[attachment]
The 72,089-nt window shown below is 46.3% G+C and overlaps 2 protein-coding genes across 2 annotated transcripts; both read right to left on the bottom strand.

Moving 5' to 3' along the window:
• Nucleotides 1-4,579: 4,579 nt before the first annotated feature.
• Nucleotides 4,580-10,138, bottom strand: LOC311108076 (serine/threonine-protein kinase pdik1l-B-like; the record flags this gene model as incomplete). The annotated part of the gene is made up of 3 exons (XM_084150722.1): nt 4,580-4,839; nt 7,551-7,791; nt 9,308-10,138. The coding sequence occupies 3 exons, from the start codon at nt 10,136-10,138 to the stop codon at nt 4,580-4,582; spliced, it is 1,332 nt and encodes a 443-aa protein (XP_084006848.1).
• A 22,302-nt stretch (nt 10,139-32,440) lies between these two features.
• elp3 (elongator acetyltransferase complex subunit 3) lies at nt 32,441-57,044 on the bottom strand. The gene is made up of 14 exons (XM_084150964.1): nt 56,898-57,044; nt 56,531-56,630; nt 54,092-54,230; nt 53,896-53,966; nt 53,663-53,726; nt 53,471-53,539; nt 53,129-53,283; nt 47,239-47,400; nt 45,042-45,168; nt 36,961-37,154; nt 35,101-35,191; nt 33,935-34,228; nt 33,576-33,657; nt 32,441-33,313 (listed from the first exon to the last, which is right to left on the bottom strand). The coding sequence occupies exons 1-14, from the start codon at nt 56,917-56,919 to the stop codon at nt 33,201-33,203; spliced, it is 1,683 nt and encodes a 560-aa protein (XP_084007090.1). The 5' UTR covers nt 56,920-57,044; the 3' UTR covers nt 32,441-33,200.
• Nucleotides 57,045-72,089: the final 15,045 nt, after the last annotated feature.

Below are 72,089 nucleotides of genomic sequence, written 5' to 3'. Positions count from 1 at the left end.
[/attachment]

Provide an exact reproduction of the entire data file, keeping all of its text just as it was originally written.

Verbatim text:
The 72,089-nt window shown below is 46.3% G+C and overlaps 2 protein-coding genes across 2 annotated transcripts; both read right to left on the bottom strand.

Moving 5' to 3' along the window:
• Nucleotides 1-4,579: 4,579 nt before the first annotated feature.
• Nucleotides 4,580-10,138, bottom strand: LOC311108076 (serine/threonine-protein kinase pdik1l-B-like; the record flags this gene model as incomplete). The annotated part of the gene is made up of 3 exons (XM_084150722.1): nt 4,580-4,839; nt 7,551-7,791; nt 9,308-10,138. The coding sequence occupies 3 exons, from the start codon at nt 10,136-10,138 to the stop codon at nt 4,580-4,582; spliced, it is 1,332 nt and encodes a 443-aa protein (XP_084006848.1).
• A 22,302-nt stretch (nt 10,139-32,440) lies between these two features.
• elp3 (elongator acetyltransferase complex subunit 3) lies at nt 32,441-57,044 on the bottom strand. The gene is made up of 14 exons (XM_084150964.1): nt 56,898-57,044; nt 56,531-56,630; nt 54,092-54,230; nt 53,896-53,966; nt 53,663-53,726; nt 53,471-53,539; nt 53,129-53,283; nt 47,239-47,400; nt 45,042-45,168; nt 36,961-37,154; nt 35,101-35,191; nt 33,935-34,228; nt 33,576-33,657; nt 32,441-33,313 (listed from the first exon to the last, which is right to left on the bottom strand). The coding sequence occupies exons 1-14, from the start codon at nt 56,917-56,919 to the stop codon at nt 33,201-33,203; spliced, it is 1,683 nt and encodes a 560-aa protein (XP_084007090.1). The 5' UTR covers nt 56,920-57,044; the 3' UTR covers nt 32,441-33,200.
• Nucleotides 57,045-72,089: the final 15,045 nt, after the last annotated feature.

Below are 72,089 nucleotides of genomic sequence, written 5' to 3'. Positions count from 1 at the left end.